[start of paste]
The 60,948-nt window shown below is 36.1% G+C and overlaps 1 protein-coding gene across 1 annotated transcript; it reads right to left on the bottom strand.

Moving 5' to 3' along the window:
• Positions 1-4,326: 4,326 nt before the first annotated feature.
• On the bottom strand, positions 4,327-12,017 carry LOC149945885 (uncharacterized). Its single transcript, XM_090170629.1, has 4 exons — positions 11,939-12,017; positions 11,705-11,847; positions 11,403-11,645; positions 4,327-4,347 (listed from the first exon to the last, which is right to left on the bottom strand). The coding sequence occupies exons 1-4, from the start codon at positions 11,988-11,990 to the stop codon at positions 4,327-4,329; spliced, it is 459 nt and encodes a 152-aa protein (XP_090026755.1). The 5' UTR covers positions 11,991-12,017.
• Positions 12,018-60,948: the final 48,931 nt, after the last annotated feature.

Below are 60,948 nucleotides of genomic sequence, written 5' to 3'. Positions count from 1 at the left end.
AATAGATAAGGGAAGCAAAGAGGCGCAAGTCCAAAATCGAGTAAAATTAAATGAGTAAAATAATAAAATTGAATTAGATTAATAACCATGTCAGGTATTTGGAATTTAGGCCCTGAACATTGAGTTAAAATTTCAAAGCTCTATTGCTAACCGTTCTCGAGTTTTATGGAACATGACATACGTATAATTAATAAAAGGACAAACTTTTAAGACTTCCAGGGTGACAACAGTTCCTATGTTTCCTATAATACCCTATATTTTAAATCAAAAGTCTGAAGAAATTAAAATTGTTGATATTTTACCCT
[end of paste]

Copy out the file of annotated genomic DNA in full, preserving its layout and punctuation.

The 60,948-nt window shown below is 36.1% G+C and overlaps 1 protein-coding gene across 1 annotated transcript; it reads right to left on the bottom strand.

Moving 5' to 3' along the window:
• Positions 1-4,326: 4,326 nt before the first annotated feature.
• On the bottom strand, positions 4,327-12,017 carry LOC149945885 (uncharacterized). Its single transcript, XM_090170629.1, has 4 exons — positions 11,939-12,017; positions 11,705-11,847; positions 11,403-11,645; positions 4,327-4,347 (listed from the first exon to the last, which is right to left on the bottom strand). The coding sequence occupies exons 1-4, from the start codon at positions 11,988-11,990 to the stop codon at positions 4,327-4,329; spliced, it is 459 nt and encodes a 152-aa protein (XP_090026755.1). The 5' UTR covers positions 11,991-12,017.
• Positions 12,018-60,948: the final 48,931 nt, after the last annotated feature.

Below are 60,948 nucleotides of genomic sequence, written 5' to 3'. Positions count from 1 at the left end.
AATAGATAAGGGAAGCAAAGAGGCGCAAGTCCAAAATCGAGTAAAATTAAATGAGTAAAATAATAAAATTGAATTAGATTAATAACCATGTCAGGTATTTGGAATTTAGGCCCTGAACATTGAGTTAAAATTTCAAAGCTCTATTGCTAACCGTTCTCGAGTTTTATGGAACATGACATACGTATAATTAATAAAAGGACAAACTTTTAAGACTTCCAGGGTGACAACAGTTCCTATGTTTCCTATAATACCCTATATTTTAAATCAAAAGTCTGAAGAAATTAAAATTGTTGATATTTTACCCT